Pecky the pet chook hitches a ride when it’s feed time for the commercial hens. The two Jack Russells ensure the foxes give the free range operation a wide berth.
Pecky the pet chook hitches a ride when it’s feed time for the commercial hens. The two Jack Russells ensure the foxes give the free range operation a wide berth. Toni Somes

Free range farmer juggles children, chooks, changes

ASK Fiona Rimmer how she became one of the region's few free range chook farmers and she confesses "it just sort of happened".

One day she and her partner Ken Kelly were finishing a chook yard on their 25ha property at Junabee; the next they were lining up to get a development application for 50-plus birds.

"Seriously that's what happened," Ms Rimmer said.

"Three years ago we'd just built a chook house and then Ken was driving home through Woodenbong and there was a free range chook farm selling their hens and he bought 50."

In the weeks that followed, everyone they knew received eggs from their farm, until supply reached overload.

Then they found themselves applying for a development application through the Southern Downs Regional Council and accreditation from Safe Food Queensland so they could start selling their produce.

"We just needed to do it properly," Ms Rimmer explained.

Today she has 1200 Isa Brown chooks, not bad for a girl who grew up on the Mornington Peninsula and was more familiar with surfing than farming.

"I always loved horses though and after school I worked in the thoroughbred industry as a groom and a strapper and then with different breeders," she said.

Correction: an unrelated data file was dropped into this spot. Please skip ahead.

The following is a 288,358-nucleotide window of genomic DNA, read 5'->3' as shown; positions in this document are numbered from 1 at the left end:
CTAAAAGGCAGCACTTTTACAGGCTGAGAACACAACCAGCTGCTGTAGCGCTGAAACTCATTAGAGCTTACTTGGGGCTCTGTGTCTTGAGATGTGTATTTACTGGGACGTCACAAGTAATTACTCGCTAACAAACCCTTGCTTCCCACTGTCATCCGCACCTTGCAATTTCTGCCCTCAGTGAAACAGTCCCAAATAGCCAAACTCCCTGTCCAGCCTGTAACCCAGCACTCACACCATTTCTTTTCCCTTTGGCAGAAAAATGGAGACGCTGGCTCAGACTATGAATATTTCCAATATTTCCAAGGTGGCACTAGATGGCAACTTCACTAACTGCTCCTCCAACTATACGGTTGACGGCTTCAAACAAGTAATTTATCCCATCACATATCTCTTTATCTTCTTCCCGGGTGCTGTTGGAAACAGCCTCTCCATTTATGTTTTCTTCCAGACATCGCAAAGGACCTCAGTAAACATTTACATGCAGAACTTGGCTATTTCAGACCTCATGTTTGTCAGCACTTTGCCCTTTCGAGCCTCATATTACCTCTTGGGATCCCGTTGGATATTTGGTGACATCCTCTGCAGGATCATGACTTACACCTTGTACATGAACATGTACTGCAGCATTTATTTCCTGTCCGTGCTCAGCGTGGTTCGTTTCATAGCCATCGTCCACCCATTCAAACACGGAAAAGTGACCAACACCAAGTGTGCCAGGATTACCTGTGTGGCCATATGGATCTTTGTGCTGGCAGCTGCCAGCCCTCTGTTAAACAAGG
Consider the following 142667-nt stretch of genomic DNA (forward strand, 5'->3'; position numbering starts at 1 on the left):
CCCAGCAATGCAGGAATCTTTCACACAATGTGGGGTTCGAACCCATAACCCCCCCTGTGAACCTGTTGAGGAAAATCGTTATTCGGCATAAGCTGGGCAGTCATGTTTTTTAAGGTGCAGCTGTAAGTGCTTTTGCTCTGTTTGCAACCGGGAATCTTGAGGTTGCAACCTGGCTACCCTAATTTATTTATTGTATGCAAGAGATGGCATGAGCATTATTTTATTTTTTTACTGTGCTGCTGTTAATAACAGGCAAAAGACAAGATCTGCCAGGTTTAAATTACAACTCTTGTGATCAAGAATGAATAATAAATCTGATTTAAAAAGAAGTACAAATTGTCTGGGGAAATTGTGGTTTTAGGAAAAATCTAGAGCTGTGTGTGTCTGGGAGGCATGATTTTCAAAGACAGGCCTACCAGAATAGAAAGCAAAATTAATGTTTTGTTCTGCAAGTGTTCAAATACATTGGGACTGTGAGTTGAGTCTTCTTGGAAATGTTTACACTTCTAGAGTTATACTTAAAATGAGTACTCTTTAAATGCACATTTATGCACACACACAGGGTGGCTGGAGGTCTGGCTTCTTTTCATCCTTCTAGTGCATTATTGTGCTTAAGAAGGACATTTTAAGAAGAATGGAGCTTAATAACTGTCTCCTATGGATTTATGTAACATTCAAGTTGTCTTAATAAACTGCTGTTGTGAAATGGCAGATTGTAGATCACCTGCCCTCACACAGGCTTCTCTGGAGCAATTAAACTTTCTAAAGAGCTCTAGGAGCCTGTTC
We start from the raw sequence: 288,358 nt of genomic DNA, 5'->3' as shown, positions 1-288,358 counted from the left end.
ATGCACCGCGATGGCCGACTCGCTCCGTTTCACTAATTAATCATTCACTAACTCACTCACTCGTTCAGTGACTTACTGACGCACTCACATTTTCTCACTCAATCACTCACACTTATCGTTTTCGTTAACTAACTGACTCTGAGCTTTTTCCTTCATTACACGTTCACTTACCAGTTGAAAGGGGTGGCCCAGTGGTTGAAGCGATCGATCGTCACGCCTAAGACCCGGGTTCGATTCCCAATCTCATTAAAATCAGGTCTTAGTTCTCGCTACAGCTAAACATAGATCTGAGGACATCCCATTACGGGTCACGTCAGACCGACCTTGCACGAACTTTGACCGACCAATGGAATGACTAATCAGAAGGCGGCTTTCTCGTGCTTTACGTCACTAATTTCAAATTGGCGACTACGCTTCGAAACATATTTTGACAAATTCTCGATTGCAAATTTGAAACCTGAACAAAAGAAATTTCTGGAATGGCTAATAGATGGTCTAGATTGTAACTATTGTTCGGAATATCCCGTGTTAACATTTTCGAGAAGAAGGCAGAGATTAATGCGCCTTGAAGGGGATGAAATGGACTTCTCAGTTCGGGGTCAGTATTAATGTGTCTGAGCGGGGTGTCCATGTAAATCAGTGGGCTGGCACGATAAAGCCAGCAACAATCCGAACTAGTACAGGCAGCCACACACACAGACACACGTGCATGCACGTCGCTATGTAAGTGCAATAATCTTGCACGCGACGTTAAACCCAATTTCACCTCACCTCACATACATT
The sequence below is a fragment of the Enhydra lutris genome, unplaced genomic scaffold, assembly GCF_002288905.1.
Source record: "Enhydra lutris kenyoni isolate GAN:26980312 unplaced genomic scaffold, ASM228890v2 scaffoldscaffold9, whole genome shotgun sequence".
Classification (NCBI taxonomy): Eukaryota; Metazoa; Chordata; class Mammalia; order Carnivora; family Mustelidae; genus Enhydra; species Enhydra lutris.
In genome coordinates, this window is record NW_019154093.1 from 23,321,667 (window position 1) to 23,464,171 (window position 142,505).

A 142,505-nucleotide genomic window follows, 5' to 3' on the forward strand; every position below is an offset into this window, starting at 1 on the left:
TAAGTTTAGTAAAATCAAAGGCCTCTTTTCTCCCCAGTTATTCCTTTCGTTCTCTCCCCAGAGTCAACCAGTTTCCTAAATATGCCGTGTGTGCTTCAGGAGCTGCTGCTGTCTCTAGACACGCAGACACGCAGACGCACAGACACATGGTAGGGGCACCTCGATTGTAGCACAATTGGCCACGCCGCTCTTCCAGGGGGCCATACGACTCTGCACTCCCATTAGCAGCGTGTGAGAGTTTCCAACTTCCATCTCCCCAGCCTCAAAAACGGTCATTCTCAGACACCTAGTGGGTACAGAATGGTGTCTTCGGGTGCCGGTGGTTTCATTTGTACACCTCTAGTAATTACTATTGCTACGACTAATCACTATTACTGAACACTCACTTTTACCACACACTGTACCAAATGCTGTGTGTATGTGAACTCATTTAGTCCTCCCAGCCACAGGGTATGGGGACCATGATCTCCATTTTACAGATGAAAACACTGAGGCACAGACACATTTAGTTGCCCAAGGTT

It was through the equine industry she met her partner Ken Kelly.

"When I met Ken he had the Riverview Hotel in Murwillumbah and later we leased the Tabulam Hotel in Tabulam," she said.

We were too small to supply some of the larger supermarkets so we had to find different markets and it was a hard slog.

"Hotels helped us pay for the horses.

"But eventually we decided to invest in some land and get out of hospitality."

Ken was originally from Meandarra in the south-west, but knew the Southern Downs as quality horse country and less expensive acreage for horses than land along the coast.

So the couple shifted to Junabee a decade ago, buying a 25ha block east of Warwick in the Junabee region.

Initially they just had brood mares as part of a small breeding program, until they ventured into chooks three years ago.

Today they operate a small-scale but successful free range operation supplying eggs to outlets in Killarney, Yangan, Warwick and Aratula as well as direct to the public.

Fiona Rimmer has 1200 chooks running on her 26ha Junabee property.
Fiona Rimmer has 1200 chooks running on her 26ha Junabee property.

 

"When we first started I spent most of each day collecting eggs - fortunately we've improved things since then," Ms Rimmer said.

MORNING RUSH HOUR: The 1200 hens are out from 9am until dark. The late start ensures most of the eggs are laid in the purpose-built laying boxes.
MORNING RUSH HOUR: The 1200 hens are out from 9am until dark. The late start ensures most of the eggs are laid in the purpose-built laying boxes.